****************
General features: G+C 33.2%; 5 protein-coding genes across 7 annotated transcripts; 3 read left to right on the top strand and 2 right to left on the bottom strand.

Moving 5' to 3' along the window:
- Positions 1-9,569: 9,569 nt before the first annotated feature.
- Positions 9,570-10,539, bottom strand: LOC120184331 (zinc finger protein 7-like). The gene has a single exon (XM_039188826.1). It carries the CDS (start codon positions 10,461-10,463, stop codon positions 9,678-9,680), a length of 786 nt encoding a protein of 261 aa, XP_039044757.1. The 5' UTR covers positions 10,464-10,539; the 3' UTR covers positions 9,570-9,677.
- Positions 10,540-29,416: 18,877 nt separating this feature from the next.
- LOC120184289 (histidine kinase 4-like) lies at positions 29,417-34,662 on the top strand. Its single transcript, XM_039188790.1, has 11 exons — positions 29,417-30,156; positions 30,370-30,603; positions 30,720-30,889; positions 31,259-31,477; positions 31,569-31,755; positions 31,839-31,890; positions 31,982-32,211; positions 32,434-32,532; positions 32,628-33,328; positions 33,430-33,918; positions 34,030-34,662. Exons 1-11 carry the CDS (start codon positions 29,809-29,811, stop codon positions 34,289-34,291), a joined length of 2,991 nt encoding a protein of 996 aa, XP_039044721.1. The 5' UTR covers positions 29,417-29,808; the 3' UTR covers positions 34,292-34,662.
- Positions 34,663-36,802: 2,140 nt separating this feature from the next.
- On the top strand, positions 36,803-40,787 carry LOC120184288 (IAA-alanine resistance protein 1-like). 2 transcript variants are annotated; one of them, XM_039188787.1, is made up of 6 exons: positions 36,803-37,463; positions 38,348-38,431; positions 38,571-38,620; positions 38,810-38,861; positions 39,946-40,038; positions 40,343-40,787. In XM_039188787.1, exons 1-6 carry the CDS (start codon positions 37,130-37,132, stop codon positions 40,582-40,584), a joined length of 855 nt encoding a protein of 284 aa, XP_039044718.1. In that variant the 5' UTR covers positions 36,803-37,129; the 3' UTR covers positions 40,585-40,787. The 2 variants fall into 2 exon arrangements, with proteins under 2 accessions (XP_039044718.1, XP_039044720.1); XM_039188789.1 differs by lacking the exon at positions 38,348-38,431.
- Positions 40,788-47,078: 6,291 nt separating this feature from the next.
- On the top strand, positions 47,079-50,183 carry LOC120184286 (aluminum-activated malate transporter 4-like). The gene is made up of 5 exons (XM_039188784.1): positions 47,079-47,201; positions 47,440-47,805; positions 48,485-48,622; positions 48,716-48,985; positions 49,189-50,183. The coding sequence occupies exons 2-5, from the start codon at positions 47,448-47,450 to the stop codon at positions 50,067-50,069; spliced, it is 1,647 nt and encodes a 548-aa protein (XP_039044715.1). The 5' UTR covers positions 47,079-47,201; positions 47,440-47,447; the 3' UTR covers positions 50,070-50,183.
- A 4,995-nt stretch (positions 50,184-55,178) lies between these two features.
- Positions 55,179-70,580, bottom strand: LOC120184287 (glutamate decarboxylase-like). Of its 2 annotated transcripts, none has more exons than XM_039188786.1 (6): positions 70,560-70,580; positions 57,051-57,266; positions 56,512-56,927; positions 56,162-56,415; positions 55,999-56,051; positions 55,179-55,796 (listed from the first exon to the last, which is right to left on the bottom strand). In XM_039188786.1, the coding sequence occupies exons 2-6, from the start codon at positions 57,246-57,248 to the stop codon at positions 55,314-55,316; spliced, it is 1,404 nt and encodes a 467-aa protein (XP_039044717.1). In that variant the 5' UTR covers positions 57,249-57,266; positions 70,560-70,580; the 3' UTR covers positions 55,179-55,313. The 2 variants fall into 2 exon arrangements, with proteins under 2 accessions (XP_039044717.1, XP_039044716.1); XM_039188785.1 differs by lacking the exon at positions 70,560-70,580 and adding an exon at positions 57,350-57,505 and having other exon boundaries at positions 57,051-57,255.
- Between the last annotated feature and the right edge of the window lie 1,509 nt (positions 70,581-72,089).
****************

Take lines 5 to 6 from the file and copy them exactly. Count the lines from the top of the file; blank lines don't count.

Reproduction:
- Positions 10,540-29,416: 18,877 nt separating this feature from the next.
- LOC120184289 (histidine kinase 4-like) lies at positions 29,417-34,662 on the top strand. Its single transcript, XM_039188790.1, has 11 exons — positions 29,417-30,156; positions 30,370-30,603; positions 30,720-30,889; positions 31,259-31,477; positions 31,569-31,755; positions 31,839-31,890; positions 31,982-32,211; positions 32,434-32,532; positions 32,628-33,328; positions 33,430-33,918; positions 34,030-34,662. Exons 1-11 carry the CDS (start codon positions 29,809-29,811, stop codon positions 34,289-34,291), a joined length of 2,991 nt encoding a protein of 996 aa, XP_039044721.1. The 5' UTR covers positions 29,417-29,808; the 3' UTR covers positions 34,292-34,662.